One of 2021’s clear investment winners has been Costco (NASDAQ:COST) stock, which has risen 23% year to date — beating the S&P 500‘s 18% gain over this same time frame.
With such strong performance, expectations for the company were high going into Costco’s fiscal fourth-quarter earnings release this week. But the company delivered. Revenue and earnings per share for the quarter both easily beat analyst expectations, driven by strong double-digit growth in same-store sales.
Here’s a closer look at Costco’s fiscal fourth-quarter business performance.
Strong financial performance
The wholesale retailer’s revenue rose 17.5% year over year to $62.7 billion in fiscal Q4. Earnings per share was $3.76, rising from $3.13 in the year-ago period. Analysts, on average, were expecting revenue and earnings per share of $61.4 billion and $3.58, respectively.
Helping drive this robust performance was a 15.5% increase in same-store sales.
One metric from the quarter worth drawing special attention to is Costco’s 11.2% year-over-year growth in comparable e-commerce sales. This strong growth rate is particularly impressive when investors consider that it was on top of 90.6% growth in comparable e-commerce sales in the year-ago quarter, as many consumers ramped up their online ordering amid lockdowns.
Management also noted that its e-commerce app now has more than 10 million downloads. “It’s continually improving, with additional features coming soon,” said Costco chief operating officer Richard Galanti in the company’s earnings call.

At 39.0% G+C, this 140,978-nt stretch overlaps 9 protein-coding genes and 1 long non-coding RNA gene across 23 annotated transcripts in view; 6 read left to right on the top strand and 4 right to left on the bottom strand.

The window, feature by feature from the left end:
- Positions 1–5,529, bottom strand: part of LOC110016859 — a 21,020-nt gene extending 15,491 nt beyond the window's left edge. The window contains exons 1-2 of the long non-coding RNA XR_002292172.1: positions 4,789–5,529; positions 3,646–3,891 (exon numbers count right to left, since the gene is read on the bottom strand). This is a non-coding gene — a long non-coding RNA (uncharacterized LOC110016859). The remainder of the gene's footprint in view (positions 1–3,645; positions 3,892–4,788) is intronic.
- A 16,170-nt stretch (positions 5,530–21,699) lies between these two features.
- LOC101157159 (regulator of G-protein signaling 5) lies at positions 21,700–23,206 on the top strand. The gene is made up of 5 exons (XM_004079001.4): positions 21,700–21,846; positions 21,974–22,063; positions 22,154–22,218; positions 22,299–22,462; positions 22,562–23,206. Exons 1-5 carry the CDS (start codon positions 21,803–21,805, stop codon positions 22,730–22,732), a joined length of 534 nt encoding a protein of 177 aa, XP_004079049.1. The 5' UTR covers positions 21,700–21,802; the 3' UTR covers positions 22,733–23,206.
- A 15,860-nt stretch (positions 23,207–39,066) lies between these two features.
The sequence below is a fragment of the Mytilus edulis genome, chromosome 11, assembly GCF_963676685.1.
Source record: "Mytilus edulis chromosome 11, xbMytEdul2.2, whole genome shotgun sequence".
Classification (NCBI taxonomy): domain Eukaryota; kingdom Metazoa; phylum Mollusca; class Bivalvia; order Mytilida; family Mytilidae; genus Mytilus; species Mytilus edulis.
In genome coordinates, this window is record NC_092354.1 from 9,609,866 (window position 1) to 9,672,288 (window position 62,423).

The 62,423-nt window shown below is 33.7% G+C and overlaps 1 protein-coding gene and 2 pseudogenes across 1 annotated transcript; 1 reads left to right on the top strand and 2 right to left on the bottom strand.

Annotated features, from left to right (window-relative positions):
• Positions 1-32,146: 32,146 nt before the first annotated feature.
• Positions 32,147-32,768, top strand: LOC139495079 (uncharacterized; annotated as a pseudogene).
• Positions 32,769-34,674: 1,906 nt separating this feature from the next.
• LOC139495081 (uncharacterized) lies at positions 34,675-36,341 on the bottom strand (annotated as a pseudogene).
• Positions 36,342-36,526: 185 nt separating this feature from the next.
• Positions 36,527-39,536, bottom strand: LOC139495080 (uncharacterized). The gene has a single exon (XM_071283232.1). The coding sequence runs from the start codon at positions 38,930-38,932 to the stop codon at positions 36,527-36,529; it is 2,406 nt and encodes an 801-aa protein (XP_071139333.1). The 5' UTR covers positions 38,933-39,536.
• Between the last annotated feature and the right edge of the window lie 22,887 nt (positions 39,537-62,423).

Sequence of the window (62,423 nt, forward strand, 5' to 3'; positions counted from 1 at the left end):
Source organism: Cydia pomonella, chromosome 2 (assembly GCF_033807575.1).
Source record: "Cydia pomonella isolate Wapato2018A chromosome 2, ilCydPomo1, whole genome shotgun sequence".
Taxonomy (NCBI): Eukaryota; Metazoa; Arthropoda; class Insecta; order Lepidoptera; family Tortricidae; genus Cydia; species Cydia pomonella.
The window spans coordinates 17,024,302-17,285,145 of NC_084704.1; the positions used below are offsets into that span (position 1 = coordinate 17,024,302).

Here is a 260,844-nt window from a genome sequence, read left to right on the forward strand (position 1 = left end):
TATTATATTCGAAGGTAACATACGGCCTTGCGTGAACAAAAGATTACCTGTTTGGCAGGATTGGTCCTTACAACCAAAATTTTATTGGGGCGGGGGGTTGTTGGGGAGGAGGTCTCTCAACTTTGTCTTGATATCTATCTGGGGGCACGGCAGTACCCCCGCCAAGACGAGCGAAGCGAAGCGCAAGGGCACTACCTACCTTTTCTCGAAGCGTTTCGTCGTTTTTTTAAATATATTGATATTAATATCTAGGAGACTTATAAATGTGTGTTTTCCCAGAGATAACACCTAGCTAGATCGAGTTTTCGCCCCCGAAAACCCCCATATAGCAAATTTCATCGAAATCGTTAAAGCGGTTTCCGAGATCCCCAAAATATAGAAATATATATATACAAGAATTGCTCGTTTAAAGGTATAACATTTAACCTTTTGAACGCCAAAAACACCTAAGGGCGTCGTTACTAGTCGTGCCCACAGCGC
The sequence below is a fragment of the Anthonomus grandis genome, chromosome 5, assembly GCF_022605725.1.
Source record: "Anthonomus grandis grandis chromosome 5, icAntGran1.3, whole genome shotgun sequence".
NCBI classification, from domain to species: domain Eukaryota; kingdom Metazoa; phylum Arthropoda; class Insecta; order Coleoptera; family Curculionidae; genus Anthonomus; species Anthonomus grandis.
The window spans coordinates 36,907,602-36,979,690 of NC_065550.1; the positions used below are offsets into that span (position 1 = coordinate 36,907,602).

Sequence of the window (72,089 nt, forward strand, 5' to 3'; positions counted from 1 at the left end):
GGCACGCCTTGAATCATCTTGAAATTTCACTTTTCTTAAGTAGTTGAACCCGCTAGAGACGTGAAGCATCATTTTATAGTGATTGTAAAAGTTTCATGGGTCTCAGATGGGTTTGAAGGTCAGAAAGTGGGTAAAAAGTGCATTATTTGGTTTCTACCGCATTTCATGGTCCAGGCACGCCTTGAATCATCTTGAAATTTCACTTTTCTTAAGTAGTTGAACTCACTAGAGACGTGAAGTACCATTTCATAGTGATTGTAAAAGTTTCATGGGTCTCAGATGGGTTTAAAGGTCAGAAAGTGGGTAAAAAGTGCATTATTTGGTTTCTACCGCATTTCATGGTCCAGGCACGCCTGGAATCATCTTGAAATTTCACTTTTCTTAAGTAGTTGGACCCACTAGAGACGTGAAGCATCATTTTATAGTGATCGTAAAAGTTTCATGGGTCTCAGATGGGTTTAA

Specifically, management said it will transition its digital payments for its Costco credit card from a pilot program to a full rollout by the middle of October. In addition, members will soon be able to view their receipts from warehouse purchases online.
Costco’s advantage in dealing with supply-chain shortages
Management said that supply-chain shortages and inflation challenges persisted during the quarter. As Galanti explained:
From a supply chain perspective, the factors pressuring supply chains and inflation include port delays, container shortages, COVID disruptions, shortages on various components, raw materials and ingredients, labor cost pressures and [trucks] and driver shortages. Chip shortages continued as well, impacting the supply of computers, tablets, video games, and major appliances. Compounding these problems, there has also been outsize demand for some items because of the Delta COVID variant, leading management to begin rationing sales of some items, such as toilet paper, paper towels, Kirkland Signature water, and various cleaning items.
But Galanti said Costco is in an advantageous position over some of its competitors, thanks to its financial strength, which allows the company to order items early.
Based on Costco’s strong same-store sales growth, continued strength in e-commerce, and its better-than-expected earnings in an inflationary environment, management is handling its operating challenges extremely well. The company’s ability to navigate this environment expertly shows why investors are willing to pay a premium for this stock.
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